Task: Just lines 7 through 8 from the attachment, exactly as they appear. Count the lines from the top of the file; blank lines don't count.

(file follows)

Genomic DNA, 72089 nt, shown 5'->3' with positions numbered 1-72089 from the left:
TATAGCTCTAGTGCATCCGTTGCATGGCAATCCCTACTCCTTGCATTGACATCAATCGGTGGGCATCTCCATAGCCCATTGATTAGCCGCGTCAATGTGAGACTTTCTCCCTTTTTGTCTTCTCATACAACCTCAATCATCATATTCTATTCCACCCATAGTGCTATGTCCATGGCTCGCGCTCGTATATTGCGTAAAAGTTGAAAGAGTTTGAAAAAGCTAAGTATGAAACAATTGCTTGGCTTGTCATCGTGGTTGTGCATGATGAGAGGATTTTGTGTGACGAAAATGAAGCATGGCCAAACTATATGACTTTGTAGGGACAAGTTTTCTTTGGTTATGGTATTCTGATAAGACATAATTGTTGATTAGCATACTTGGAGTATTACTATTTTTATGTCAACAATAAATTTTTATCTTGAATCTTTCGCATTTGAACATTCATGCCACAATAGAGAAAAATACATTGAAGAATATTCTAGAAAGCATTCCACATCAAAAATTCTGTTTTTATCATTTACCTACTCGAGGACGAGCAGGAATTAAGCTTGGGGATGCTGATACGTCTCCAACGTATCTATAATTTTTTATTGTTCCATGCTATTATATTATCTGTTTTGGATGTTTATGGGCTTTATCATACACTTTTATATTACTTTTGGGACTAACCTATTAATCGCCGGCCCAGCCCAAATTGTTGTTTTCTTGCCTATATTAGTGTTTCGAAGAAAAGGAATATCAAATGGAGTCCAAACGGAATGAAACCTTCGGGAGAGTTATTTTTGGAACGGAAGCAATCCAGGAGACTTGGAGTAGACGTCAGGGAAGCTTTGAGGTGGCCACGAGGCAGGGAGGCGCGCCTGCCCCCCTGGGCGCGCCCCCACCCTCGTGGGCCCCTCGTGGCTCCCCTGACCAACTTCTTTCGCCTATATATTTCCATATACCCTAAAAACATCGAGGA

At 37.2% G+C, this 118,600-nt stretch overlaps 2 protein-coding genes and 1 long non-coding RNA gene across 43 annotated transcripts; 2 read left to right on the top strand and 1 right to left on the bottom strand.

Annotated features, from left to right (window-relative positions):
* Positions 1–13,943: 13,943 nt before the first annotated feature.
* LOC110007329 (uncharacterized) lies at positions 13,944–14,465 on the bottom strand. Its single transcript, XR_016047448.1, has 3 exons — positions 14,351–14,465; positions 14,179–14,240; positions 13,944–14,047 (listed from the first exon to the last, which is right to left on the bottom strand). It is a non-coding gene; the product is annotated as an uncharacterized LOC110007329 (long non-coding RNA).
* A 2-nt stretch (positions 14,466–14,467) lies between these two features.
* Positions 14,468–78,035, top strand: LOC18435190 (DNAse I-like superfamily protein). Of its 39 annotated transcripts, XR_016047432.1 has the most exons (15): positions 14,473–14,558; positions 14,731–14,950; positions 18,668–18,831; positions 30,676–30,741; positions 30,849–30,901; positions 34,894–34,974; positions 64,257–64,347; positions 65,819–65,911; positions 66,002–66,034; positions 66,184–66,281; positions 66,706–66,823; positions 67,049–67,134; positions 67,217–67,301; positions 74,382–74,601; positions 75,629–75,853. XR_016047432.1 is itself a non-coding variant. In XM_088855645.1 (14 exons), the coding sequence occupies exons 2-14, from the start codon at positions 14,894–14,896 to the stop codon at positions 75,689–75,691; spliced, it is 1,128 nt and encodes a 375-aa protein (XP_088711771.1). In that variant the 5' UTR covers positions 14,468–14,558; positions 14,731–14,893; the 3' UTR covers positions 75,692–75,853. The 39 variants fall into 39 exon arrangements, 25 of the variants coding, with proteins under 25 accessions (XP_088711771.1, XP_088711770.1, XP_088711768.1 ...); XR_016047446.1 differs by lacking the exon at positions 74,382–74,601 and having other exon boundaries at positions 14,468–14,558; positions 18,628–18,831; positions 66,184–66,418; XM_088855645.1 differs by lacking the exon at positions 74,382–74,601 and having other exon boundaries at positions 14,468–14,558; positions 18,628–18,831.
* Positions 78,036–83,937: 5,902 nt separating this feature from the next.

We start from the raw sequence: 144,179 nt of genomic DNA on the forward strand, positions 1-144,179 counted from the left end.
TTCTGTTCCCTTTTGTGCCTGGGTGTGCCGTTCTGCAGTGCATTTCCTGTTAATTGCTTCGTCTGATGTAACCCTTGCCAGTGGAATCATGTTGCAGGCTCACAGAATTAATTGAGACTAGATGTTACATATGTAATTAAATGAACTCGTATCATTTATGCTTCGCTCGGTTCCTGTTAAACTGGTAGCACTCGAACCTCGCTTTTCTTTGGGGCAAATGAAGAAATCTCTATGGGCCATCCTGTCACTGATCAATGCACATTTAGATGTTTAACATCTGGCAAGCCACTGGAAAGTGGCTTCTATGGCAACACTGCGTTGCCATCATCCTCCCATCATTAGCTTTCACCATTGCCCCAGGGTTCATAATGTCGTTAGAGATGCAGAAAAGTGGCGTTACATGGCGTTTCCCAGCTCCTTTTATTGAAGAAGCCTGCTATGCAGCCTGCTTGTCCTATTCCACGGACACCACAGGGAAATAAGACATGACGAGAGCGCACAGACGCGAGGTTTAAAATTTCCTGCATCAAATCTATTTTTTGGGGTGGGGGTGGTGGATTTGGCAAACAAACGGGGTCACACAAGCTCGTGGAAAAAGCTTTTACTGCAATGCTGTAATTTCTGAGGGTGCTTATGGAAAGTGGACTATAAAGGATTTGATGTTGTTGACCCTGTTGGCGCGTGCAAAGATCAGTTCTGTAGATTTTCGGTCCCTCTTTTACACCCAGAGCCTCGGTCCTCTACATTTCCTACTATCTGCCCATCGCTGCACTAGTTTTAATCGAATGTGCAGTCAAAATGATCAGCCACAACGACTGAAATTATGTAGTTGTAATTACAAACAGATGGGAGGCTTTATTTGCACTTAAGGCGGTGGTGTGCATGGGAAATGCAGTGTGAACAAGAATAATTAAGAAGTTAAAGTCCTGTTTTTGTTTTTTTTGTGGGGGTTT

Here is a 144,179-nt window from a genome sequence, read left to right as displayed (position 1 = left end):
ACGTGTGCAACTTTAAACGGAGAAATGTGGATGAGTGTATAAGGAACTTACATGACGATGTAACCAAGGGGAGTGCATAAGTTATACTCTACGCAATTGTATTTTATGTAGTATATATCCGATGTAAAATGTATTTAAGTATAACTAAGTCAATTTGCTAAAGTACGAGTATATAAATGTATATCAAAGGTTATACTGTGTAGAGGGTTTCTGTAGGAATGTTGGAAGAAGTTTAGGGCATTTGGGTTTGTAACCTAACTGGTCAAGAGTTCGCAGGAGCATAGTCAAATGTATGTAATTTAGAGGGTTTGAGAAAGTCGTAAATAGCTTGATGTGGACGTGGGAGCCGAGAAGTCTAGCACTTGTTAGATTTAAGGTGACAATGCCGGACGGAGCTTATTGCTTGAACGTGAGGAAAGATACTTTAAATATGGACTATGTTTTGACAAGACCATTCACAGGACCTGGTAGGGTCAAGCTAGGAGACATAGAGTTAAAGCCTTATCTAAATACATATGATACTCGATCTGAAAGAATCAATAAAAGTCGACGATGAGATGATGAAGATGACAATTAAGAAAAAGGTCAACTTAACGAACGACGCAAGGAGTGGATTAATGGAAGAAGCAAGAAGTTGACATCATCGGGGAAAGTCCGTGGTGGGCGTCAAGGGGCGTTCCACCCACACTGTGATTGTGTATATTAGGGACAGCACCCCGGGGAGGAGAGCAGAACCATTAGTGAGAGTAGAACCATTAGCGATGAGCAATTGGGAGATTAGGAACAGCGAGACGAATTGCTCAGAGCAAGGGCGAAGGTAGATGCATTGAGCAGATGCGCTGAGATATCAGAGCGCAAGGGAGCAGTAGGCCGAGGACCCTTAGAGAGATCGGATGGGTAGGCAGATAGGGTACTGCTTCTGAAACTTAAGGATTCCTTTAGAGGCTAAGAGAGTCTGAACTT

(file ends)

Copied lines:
* A 2-nt stretch (positions 14,466–14,467) lies between these two features.
* Positions 14,468–78,035, top strand: LOC18435190 (DNAse I-like superfamily protein). Of its 39 annotated transcripts, XR_016047432.1 has the most exons (15): positions 14,473–14,558; positions 14,731–14,950; positions 18,668–18,831; positions 30,676–30,741; positions 30,849–30,901; positions 34,894–34,974; positions 64,257–64,347; positions 65,819–65,911; positions 66,002–66,034; positions 66,184–66,281; positions 66,706–66,823; positions 67,049–67,134; positions 67,217–67,301; positions 74,382–74,601; positions 75,629–75,853. XR_016047432.1 is itself a non-coding variant. In XM_088855645.1 (14 exons), the coding sequence occupies exons 2-14, from the start codon at positions 14,894–14,896 to the stop codon at positions 75,689–75,691; spliced, it is 1,128 nt and encodes a 375-aa protein (XP_088711771.1). In that variant the 5' UTR covers positions 14,468–14,558; positions 14,731–14,893; the 3' UTR covers positions 75,692–75,853. The 39 variants fall into 39 exon arrangements, 25 of the variants coding, with proteins under 25 accessions (XP_088711771.1, XP_088711770.1, XP_088711768.1 ...); XR_016047446.1 differs by lacking the exon at positions 74,382–74,601 and having other exon boundaries at positions 14,468–14,558; positions 18,628–18,831; positions 66,184–66,418; XM_088855645.1 differs by lacking the exon at positions 74,382–74,601 and having other exon boundaries at positions 14,468–14,558; positions 18,628–18,831.